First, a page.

Johnson B, Zhang K, Gay M, Horovitz S, Hallett M, Sebastianelli W, & Slobounov S (2011). Alteration of brain default network in subacute phase of injury in concussed individuals: Resting-state fMRI study. NeuroImage PMID: 21846504
Alteration of brain default network in subacute phase of injury in concussed individuals: Resting-state fMRI study.
Johnson B, Zhang K, Gay M, Horovitz S, Hallett M, Sebastianelli W, Slobounov S. NeuroImage, 2011 Jul; ahead of print.
There are a number of symptoms that are associated with a mild traumatic brain injury (mTBI); however, neuropsychological testing and conventional neuroimaging techniques (e.g., standard magnetic resonance [MR] imaging, computed tomography [CT] scans) are not sensitive enough to detect subtle changes. There have been advances in the neuroimaging field that allow a more sensitive and specific detection of mTBI using functional magnetic resonance imaging (fMRI). This study used resting-state fMRI (rs-fMRI; resting state = individual lying quietly with eyes closed) to assess the connectivity between brain regions in the default mode network (DMN; portions of the brain that continue to work when the body is still awake but resting) of athletes with and without a history of mTBI. Experimental participants were collegiate athletes who recently received an mTBI, but clinically had no sign and symptoms, and were cleared to participate in low-level aerobic activity. Fourteen of these athletes were scanned within 24 hours of their symptoms resolving and 9 extra athletes were scanned after 24 hours since their symptoms resolved (on average 10 days after their symptoms resolved) to determine the influence of multiple mTBI. The control population was composed of 15 volunteer collegiate athletes who did not have a history of mTBI. The regions of interest were based on the regions of the brain within the DMN as well as those that were previously reported to be influenced by mTBI. The rs-fMRIs depicted that the number and strength (size of synapse and amount of activity at the synapse) of connections in the DMN were altered among the participants with a history of mTBI compared to the controls. The affected areas of the brain consisted of those involving eye targeting for movement (lateral parietal cortex), motor planning and working memory (dorsolateral prefrontal cortex), and awareness (posterior cingulate). Furthermore, an increased number of reported mTBI was associated with an overall loss of connectivity within the DMN. The authors suggest that these findings indicate that “alterations in the brain resting state default mode network in the subacute phase of injury may be of use clinically in assessing the severity of mTBI and offering some insight into the pathophysiology of the disorder.”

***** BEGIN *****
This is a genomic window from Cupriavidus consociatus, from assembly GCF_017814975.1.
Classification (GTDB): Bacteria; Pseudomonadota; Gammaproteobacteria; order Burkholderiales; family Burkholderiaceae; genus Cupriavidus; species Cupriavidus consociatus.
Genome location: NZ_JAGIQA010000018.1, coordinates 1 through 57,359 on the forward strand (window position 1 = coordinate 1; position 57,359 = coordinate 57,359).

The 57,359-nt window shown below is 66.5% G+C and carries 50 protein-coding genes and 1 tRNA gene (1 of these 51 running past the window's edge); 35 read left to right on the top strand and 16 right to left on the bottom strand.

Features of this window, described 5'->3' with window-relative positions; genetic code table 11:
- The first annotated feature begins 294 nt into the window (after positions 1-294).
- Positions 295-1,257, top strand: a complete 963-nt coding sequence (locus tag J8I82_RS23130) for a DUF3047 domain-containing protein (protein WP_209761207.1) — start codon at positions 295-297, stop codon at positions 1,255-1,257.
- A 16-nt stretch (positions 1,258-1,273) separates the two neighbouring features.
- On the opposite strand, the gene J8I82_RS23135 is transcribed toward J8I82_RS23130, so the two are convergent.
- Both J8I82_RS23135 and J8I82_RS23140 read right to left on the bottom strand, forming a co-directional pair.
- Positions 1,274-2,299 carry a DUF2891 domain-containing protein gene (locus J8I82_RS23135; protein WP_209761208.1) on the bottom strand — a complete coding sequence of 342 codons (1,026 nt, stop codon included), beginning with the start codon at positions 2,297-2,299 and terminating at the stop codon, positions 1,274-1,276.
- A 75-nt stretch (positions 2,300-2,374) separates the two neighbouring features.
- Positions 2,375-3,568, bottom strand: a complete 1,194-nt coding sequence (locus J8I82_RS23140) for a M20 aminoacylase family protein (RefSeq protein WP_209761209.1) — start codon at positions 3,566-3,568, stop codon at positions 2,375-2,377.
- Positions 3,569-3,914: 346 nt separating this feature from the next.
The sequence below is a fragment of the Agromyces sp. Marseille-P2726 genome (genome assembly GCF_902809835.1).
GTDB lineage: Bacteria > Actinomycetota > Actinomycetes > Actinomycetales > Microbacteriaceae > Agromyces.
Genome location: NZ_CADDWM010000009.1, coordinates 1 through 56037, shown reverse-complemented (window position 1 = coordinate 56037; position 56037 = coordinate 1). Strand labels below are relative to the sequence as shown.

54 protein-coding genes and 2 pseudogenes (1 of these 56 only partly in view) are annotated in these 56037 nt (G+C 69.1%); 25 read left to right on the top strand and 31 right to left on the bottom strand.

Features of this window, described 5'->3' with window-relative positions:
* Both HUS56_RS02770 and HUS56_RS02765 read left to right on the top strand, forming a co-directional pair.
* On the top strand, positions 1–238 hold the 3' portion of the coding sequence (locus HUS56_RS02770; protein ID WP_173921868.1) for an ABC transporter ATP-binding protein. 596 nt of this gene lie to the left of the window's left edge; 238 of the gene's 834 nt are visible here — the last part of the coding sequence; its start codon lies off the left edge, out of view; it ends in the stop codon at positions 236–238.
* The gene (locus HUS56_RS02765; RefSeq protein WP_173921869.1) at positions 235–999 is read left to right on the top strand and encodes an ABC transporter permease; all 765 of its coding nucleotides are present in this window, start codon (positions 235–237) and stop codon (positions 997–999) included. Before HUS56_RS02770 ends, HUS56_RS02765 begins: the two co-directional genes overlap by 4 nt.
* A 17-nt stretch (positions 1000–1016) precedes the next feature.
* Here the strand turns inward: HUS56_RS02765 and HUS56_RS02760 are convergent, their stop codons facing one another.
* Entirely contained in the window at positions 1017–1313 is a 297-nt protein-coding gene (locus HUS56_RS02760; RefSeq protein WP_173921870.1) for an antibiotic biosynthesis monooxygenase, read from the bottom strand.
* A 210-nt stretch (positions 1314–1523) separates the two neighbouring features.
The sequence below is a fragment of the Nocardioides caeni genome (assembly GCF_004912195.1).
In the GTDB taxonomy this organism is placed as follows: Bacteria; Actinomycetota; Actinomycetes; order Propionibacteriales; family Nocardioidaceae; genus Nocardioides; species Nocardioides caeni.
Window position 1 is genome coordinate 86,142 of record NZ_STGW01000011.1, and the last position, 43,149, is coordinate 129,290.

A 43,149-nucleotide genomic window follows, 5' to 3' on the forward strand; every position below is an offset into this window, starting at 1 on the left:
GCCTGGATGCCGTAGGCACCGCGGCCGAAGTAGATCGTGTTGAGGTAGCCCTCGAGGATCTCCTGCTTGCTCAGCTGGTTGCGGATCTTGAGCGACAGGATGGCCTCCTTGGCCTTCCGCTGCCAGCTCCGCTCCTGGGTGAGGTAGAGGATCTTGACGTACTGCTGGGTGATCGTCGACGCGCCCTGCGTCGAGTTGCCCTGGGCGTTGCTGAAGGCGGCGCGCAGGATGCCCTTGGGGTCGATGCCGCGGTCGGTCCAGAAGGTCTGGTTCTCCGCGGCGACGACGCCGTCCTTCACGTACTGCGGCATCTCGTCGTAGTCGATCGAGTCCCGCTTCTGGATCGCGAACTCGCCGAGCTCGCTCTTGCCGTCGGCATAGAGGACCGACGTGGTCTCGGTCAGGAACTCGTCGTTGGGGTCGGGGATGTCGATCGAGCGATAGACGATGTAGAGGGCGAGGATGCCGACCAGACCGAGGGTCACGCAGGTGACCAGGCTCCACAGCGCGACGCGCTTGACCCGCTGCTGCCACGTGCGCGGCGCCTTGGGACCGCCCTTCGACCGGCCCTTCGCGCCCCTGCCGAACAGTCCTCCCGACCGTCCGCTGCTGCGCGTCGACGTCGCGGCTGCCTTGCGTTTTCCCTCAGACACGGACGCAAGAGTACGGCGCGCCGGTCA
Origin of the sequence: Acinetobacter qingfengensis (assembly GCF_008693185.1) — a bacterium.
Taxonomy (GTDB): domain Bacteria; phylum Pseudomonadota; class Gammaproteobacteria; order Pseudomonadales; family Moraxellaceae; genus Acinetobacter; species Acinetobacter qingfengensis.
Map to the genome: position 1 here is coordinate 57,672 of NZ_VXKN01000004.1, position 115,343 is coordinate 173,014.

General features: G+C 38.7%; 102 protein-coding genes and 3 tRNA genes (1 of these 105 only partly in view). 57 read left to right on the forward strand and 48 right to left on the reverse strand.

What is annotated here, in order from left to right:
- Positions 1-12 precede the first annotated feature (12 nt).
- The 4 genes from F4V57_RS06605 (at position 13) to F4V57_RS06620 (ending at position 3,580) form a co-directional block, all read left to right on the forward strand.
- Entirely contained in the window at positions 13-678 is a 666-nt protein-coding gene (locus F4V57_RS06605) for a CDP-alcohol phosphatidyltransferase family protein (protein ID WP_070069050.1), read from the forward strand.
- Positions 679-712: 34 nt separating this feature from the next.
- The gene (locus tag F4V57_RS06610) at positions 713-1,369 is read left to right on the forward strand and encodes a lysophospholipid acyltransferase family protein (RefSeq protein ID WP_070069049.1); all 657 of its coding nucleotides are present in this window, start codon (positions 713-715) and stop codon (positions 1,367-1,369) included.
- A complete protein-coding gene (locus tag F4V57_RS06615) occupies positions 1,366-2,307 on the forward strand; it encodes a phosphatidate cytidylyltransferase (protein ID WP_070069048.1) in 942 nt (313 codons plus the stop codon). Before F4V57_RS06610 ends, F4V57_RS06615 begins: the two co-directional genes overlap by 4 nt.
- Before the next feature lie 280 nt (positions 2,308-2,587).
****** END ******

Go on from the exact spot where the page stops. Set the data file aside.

The advancement of neuroimaging is leading to a better understanding and view of the secondary damage within the brain occurring from an mTBI. The results from this study demonstrated that there were deficits in athletes who had recently obtained an mTBI but were asymptomatic compared to those who had no history of an mTBI. Additional analyses suggested that connectivity decreases as the number of mTBIs increase. However, it is unclear if these differences are long-term or short-term abnormalities. Either way, medical professionals should consider that even at rest and symptom free the brain might not be functioning properly following an mTBI. While the authors suggest this might be an effective way of assessing the severity of mTBI we still need to know if these measures improve after an mTBI as well as how fMRI performs as a diagnostic or prognostic assessment. Future research in this field may influence our return-to-play decisions after brain injuries. In the meantime, medical professionals should adhere to the NCAA guidelines for return-to-play management of mTBIs including a 24-hour sign and symptom free waiting period, as well as restoration measures on cognitive and proprioception tests. After that, medical professionals should use a gradual return to play starting at low-level aerobic activity until full functional return to activity. This study is further proof that being conservative with our return-to-play criteria is probably the safest approach.
Written by: Jane McDevitt
Reviewed by: Jeffrey Driban